- At or in what place; hence, in what situation, position, or circumstances; -- used interrogatively."God called unto Adam, . . . Where art thou?" [Gen. iii. 9.]
- At or in which place; at the place in which; hence, in the case or instance in which; -- used relatively."She visited that place where first she was so happy." [Sir P. Sidney.]" Where I thought the remnant of mine age Should have been cherished by her childlike duty." [Shak.]" Where one on his side fights, thousands will fly." [Shak.]"But where he rode one mile, the dwarf ran four." [Sir W. Scott.]
- To what or which place; hence, to what goal, result, or issue; whither; -- used interrogatively and relatively; as, where are you going?"But where does this tend?" [Goldsmith.]"Lodged in sunny cleft, Where the gold breezes come not." [Bryant.]"The star . . . stood over where the young child was." [Matt. ii. 9.]"The Son of man hath not where to lay his head." [Matt. viii. 20.]"Within about twenty paces of where we were." [Goldsmith.]"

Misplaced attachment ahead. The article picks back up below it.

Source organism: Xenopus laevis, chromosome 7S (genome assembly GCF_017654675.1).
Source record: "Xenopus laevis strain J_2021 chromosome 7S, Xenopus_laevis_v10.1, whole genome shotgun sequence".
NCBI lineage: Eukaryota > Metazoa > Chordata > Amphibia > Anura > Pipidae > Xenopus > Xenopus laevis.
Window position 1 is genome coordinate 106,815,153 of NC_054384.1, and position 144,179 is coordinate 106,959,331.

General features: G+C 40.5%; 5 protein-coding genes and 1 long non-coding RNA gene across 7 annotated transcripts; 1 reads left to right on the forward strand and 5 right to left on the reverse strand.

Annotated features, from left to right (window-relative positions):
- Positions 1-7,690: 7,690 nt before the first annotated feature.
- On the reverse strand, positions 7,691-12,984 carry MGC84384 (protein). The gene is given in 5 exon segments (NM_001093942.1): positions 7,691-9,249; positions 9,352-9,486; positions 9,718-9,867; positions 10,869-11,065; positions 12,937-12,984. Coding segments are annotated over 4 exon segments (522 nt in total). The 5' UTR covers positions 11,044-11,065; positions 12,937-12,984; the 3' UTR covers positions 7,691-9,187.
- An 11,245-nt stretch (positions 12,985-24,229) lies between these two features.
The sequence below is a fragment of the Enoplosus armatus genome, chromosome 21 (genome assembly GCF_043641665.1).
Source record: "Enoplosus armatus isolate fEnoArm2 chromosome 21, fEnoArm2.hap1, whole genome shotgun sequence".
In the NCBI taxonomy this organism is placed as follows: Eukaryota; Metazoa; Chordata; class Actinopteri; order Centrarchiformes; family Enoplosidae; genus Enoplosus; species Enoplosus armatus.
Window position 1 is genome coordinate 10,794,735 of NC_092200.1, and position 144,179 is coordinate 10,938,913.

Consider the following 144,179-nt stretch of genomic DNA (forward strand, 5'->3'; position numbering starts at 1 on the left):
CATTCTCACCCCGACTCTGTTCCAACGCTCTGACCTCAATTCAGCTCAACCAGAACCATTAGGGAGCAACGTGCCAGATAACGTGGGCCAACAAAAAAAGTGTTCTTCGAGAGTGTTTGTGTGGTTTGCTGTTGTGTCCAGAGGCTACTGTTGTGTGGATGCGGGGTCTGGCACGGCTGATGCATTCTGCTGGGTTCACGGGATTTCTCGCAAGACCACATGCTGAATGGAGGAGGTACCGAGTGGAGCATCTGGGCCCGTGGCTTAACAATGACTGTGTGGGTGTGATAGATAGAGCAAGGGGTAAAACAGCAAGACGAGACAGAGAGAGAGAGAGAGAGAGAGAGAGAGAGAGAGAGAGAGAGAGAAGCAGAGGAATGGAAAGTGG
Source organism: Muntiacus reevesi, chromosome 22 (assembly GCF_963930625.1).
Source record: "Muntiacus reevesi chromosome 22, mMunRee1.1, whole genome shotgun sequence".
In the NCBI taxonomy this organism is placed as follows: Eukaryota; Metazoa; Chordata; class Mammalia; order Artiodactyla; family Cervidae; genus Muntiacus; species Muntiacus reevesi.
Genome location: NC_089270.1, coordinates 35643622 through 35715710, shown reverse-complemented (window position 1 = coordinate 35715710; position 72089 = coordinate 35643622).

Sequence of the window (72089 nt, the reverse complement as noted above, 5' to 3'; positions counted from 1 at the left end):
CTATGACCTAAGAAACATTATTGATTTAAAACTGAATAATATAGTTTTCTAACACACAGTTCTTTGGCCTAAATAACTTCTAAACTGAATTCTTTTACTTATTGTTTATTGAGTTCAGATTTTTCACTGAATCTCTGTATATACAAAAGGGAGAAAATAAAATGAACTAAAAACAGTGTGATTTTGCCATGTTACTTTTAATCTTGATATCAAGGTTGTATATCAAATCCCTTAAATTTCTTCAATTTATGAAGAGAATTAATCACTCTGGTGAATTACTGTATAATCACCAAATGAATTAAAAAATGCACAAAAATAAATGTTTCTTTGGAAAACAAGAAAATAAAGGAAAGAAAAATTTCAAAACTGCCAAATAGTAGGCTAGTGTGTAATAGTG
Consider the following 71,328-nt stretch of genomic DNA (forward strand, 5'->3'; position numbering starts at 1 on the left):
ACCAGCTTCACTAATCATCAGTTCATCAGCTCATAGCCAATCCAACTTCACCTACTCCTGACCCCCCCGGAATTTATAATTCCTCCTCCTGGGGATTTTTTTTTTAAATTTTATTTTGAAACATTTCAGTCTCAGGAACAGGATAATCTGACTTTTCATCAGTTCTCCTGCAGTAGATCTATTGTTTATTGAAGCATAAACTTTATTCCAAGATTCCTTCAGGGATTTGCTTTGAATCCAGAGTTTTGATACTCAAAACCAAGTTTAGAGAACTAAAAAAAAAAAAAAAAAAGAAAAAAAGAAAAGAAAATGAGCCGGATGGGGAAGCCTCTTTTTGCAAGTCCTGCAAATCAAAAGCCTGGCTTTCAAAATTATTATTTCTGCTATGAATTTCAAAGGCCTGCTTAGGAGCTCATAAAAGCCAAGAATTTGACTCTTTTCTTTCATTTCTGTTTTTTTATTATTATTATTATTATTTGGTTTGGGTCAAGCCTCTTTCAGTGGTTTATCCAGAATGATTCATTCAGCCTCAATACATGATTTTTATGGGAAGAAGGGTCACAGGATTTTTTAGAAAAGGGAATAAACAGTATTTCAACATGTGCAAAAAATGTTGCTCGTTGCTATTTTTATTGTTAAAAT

Where did the minstrels come from?" [Dickens.]synonyms: See Whither.
Note: ☞ See the Note under What pron., 1.
Note: ☞ Where is often used pronominally with or without a preposition, in elliptical sentences for a place in which the place in which, or what place.
Note: ☞ Where is much used in composition with preposition, and then is equivalent to a pronoun. Cf. Whereat Whereby Wherefore Wherein, etc.
Etymology: OE. wher whar, AS. hw�r; akin to D. waar, OS. hw�r, OHG. hwār wār wā, G. wo, Icel. and Sw. hvar, Dan. hvor, Goth. hwar, and E. who; cf. Skr. karhi when. √182. See Who, and cf. There